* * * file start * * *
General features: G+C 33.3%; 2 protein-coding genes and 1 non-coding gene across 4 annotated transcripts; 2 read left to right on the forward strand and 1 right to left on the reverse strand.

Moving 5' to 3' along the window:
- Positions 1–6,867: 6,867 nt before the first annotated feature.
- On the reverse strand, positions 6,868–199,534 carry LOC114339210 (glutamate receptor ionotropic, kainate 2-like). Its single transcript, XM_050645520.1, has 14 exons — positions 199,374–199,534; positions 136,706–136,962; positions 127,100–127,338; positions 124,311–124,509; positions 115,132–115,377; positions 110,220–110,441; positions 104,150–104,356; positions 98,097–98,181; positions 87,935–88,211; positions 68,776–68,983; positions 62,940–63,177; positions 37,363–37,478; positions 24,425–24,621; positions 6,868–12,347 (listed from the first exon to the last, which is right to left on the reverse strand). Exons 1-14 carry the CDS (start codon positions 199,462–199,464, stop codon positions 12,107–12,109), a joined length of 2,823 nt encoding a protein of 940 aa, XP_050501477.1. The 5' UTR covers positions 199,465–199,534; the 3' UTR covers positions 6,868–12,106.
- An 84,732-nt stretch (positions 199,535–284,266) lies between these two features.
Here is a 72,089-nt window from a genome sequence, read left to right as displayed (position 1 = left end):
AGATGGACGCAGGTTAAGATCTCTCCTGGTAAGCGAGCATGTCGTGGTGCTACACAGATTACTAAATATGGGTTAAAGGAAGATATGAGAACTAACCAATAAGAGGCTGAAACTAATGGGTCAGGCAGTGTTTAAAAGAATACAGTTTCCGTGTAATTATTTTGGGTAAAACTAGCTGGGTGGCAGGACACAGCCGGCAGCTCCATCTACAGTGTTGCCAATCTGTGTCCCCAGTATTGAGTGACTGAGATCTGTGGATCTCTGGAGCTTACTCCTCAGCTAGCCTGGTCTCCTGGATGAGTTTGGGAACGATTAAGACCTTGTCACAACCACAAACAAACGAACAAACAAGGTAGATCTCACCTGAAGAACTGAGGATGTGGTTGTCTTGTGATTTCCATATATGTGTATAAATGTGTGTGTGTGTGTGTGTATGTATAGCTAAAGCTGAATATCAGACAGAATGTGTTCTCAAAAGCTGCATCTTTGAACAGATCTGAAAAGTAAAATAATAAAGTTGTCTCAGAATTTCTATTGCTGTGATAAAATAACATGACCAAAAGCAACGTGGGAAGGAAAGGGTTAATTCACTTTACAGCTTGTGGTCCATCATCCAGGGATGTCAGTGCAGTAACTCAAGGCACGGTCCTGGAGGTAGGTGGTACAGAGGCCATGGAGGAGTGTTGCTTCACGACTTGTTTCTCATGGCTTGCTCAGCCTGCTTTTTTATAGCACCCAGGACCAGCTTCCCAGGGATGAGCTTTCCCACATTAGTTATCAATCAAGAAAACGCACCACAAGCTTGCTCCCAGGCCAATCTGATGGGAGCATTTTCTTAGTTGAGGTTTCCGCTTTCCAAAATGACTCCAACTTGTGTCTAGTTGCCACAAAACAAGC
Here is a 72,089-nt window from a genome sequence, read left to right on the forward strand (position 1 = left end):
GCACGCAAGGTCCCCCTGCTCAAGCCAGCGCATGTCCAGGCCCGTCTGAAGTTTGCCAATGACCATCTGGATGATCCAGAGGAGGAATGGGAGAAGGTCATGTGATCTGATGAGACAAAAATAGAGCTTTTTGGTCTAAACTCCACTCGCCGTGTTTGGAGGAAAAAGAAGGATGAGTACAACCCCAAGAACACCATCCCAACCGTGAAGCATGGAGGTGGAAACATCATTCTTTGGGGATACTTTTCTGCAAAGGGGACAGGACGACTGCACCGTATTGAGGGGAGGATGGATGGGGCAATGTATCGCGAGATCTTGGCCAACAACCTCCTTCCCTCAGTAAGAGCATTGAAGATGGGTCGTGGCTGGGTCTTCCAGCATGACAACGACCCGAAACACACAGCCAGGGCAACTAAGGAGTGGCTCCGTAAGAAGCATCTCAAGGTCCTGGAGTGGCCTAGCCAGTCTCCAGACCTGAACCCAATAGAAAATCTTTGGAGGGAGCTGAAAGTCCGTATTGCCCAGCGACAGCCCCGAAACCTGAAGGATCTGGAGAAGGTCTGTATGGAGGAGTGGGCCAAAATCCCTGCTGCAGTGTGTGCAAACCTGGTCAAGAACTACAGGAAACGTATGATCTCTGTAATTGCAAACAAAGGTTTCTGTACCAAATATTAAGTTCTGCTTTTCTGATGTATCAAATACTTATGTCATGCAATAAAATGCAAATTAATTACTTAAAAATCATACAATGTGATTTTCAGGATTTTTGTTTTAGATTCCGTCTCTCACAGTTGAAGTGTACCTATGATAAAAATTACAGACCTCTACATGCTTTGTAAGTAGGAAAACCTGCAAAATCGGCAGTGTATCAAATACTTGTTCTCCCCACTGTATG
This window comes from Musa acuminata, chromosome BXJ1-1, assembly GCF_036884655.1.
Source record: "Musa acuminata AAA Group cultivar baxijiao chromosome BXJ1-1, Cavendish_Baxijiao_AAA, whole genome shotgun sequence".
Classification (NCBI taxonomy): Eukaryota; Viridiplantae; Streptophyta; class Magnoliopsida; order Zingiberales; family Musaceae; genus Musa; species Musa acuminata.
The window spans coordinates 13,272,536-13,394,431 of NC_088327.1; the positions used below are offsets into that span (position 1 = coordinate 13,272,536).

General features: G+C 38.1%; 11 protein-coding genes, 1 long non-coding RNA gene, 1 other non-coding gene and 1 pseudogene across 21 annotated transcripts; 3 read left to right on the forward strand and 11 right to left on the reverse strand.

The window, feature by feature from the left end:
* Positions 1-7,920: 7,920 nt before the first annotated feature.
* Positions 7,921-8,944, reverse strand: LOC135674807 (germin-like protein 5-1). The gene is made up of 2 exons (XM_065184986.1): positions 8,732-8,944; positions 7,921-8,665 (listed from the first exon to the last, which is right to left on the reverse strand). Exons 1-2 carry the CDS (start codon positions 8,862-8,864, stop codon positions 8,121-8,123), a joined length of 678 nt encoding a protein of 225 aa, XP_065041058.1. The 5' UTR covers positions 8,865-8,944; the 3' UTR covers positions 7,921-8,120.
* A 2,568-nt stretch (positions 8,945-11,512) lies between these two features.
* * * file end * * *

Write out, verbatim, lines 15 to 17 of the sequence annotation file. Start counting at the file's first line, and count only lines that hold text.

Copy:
The window, feature by feature from the left end:
* Positions 1-7,920: 7,920 nt before the first annotated feature.
* Positions 7,921-8,944, reverse strand: LOC135674807 (germin-like protein 5-1). The gene is made up of 2 exons (XM_065184986.1): positions 8,732-8,944; positions 7,921-8,665 (listed from the first exon to the last, which is right to left on the reverse strand). Exons 1-2 carry the CDS (start codon positions 8,862-8,864, stop codon positions 8,121-8,123), a joined length of 678 nt encoding a protein of 225 aa, XP_065041058.1. The 5' UTR covers positions 8,865-8,944; the 3' UTR covers positions 7,921-8,120.